(Presentation at Nrupatunka Kannada Koota Atlanta, 31 March 2018)
K.M. Venkat Narayan
Dear Young Students:
My name is Venkat Narayan, and I am a professor at Emory University and direct the Emory Global Diabetes Research Center there.
If you are looking for a cookbook or algorithm on how to get into college, I really do not have one. In fact, I do not think anyone could possibly have a cookbook, and if they say they do, I suggest you do not follow it. What I am offering you is some very general broad thoughts, largely based on my reflections.
My own personal experience: I grew up in India, where opportunities in those days were rather limited. I was admitted to what is supposedly a top-ranking medical school in India, St. John’s Medical College in Bangalore. Very soon after starting medicine, I began to realize that the routine of medical school did not inspire me, and my aptitude was more in subjects like mathematics, philosophy, literature, history. Anyway, I struggled through medical school unhappily, enjoyed being a clinical doctor, but was not satisfied, and even considered quitting and doing law or English literature or biomedical engineering. Finally, I discovered epidemiology and medical research, and have had a wonderful and very productive career as a physician-scientist, not something my medical school professors could have advised.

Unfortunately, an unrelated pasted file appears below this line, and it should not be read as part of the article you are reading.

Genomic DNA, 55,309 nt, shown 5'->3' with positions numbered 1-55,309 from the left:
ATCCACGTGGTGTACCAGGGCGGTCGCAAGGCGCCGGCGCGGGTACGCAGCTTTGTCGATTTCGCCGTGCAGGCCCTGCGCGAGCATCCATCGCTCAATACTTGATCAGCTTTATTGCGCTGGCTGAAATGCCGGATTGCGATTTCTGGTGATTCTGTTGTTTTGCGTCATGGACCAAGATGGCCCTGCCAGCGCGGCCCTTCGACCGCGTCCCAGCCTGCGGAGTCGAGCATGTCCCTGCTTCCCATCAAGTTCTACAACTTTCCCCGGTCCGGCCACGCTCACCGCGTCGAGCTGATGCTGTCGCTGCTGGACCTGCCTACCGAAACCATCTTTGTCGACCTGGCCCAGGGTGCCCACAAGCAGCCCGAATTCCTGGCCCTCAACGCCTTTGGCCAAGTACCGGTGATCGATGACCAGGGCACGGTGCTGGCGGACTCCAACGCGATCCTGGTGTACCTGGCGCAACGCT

Two years ago, I had the privilege of personally witnessing the process my daughter followed. She went about making her own independent decision somewhat unconventionally and avoided the traps of peer pressure or other cookbook considerations. She had offers at Harvard, Columbia, University of Chicago, Emory Woodruff Scholars, Georgia Tech Honors, and Carnegie-Mellon, and ended up picking University of Chicago, as she felt that school suited her academic needs and personality best.
Over the years, I have met many people who were perfect students, did all the right things, and ended up in careers they have found unfulfilling. Equally, I have met many people who were not exactly great students, had confused paths, but ended up in places and in careers that suited them and made them happy.
My reason for telling you all this is to highlight to you that the world of college before you is your Oyster. A simple or easy path that a cookbook can guide you to does not exist. It is very personal.
The transition from school to college is an important one. School was very structured, you were under your parents wraps, and you did what perfect students are generally expected to do. College is different. It is the start of your journey to independence. It is the beginning of a process where you begin to define yourself. It is a personal adventure with risks and rewards.
What is important is that you follow your passion. That is what is important. Your passion and your identity. You need to reflect on what motivates you, what gives you joy and sense of fulfillment, where your strengths and aptitude lie, what you see yourself as wanting to be. This should be the basis of deciding on your area of your study and your college selection. This reflection and conversation with yourself is the true part of “readiness for college”, not any cookbook formula. Do not be swayed by what your parents want you to do or what your peers pressure you to do. It is about YOU, that unique YOU. Find it and live it to the fullest.